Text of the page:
A petition to the King
Volume 44, Number 9, September 2007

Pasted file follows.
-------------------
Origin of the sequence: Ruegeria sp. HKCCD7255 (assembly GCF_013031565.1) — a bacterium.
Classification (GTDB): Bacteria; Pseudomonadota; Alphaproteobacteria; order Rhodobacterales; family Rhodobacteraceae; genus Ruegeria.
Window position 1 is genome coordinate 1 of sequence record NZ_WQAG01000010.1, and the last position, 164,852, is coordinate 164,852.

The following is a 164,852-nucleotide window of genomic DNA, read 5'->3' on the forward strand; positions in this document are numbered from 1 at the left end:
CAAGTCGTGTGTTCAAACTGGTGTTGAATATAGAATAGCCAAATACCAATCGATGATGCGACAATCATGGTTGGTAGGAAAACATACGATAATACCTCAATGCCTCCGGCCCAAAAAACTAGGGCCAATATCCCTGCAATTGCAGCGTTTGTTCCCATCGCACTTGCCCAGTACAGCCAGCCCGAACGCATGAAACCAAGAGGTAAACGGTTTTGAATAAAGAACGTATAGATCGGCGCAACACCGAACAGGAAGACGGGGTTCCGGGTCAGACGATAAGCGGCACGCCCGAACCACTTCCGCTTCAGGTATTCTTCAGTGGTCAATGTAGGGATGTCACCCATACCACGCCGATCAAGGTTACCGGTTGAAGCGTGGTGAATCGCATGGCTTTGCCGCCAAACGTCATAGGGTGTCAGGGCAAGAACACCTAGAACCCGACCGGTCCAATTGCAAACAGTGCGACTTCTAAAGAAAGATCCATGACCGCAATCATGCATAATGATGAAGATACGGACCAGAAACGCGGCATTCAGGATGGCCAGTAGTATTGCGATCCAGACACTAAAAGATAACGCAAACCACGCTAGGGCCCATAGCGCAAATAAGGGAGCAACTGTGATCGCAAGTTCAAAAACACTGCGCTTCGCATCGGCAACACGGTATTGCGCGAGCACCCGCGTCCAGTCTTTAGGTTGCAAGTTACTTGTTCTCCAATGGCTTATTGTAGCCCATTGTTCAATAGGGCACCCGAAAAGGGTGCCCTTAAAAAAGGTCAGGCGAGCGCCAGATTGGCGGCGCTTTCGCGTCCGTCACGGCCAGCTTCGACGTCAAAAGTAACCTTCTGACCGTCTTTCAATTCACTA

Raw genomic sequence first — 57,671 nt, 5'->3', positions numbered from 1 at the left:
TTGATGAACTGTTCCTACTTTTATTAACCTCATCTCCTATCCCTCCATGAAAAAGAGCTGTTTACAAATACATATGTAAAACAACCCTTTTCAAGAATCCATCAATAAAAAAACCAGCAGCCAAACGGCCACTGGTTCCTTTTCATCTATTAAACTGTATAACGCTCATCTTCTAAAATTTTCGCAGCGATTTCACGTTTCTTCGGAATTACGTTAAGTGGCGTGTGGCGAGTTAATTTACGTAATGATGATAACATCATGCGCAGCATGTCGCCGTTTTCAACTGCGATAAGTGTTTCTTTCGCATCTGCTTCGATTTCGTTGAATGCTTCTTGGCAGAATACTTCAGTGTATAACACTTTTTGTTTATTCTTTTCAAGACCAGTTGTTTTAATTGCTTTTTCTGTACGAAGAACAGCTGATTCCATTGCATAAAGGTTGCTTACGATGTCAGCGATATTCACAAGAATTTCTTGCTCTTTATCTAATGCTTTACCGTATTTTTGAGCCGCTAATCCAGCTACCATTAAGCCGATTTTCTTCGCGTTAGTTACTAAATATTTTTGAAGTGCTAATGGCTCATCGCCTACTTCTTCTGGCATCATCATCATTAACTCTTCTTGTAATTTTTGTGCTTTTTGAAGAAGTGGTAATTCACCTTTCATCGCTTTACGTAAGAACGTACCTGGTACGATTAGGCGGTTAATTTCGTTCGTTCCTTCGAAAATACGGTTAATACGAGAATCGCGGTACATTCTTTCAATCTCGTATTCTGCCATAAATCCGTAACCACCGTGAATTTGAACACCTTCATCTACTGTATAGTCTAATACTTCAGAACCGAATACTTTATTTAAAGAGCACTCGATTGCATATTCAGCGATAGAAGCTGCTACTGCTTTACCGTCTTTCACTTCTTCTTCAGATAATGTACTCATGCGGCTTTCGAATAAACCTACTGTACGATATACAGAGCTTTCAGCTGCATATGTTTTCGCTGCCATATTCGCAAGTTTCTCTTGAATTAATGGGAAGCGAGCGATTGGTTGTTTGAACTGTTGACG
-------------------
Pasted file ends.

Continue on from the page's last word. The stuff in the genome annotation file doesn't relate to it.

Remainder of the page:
Tip of the iceberg? If you are a collector of ancient coins, or just deal in these highly collectable artefacts, and if you re planning a trip to the US in the near future, just make sure you have no Cypriot coins in your possession. If you do, just ensure you can prove they are either non-Cypriot or were outside Cyprus as of Friday, July 13, 2007. For US collectors of ancient coins Friday, July 13, was Black Friday indeed. The US Department of State has finally got around to proscribing imports of ancient coins from Cyprus, as foreshadowed earlier this year ("News & Views", COIN NEWS, April 2007). In essence the State Department, in its guise of the US Bureau of Educational and Cultural Affairs (ECA), has now extended its restrictions on the import of Cypriot archaeological artefacts to include "coins of Cypriot types". These specifically comprise, but are not limited to, gold, silver, and bronze: issues of the ancient kingdoms of Amathus, Kition, Kourion, Idalion, Lapethos, Marion, Paphos, Soli and Salamis dating from the end of the 6th century BC to 332 BC; issues of the Hellenistic period, such as those of Paphos, Salamis and Kition from 332 BC to c. 30 BC provincial and local issues of the Roman period from c. 30 BC to AD 235, such as coins with a bust or head on one side and the image of a temple (e.g. Temple of Aphrodite at Palaipaphos) or a statue (e.g. Zeus Salaminios) on the other. Although the reasoning is not explicit, the designation of "Cypriot types" and the specific mention of the above issues would appear to exclude coins of more general types, such as those of Alexander the Great. These, however, can be difficult for the non-expert to distinguish from non-Cypriot issues. There is also no specific mention of medieval coins, which are also difficult to differentiate from non-Cypriot coins. Paul Davies, the President of the International Association of Professional Numismatists, commented, ‘This is disturbing for a number of reasons. Its broadness in scope, in fact, makes it both unworkable and in all likelihood, unenforceable. Anyone with even the most limited knowledge of ancient numismatics knows that over the centuries, coins of Cypriot origin have been unearthed in many locales off the island. Practical matters aside, we are equally troubled by the lack of trancparency in the State Department’s handling of this issue and in its apparent flaunting of long established precedents and procedures.” In the US, the Ancient Coin Collectors Guild (ACCG) have campaigned vociferously against the amendment. A brief response from ACCG can be found at http://acc.us. A more vigorous rejoinder is expected. The State Department decision has generated deep concerns in the numismatic trade at large, particularly in respect of the process involved in imposing the import restrictions. The Federation of European Numismatic Trade Association Professionals have written a strongly worded letter to US Secretary of State, Dr Condoleezza Rice, citing an EU Council regulation prohibiting such a bilateral restriction of imports. As important as the prohibition on Cypriot coins may be to the numismatic fraternity, It is but a small part of a much larger battle being waged in the USA between the entire antiquities market and the Cultural Property Advisory Committee of the State Department. This committee was set up in 1983 by Congress to deter pillage of ancient sites abroad while also protecting the legal antiquities trade. Critics now claim that the committee has been stacked to favour the archaeological lobby as seen in the latest ruling on Cyprus.
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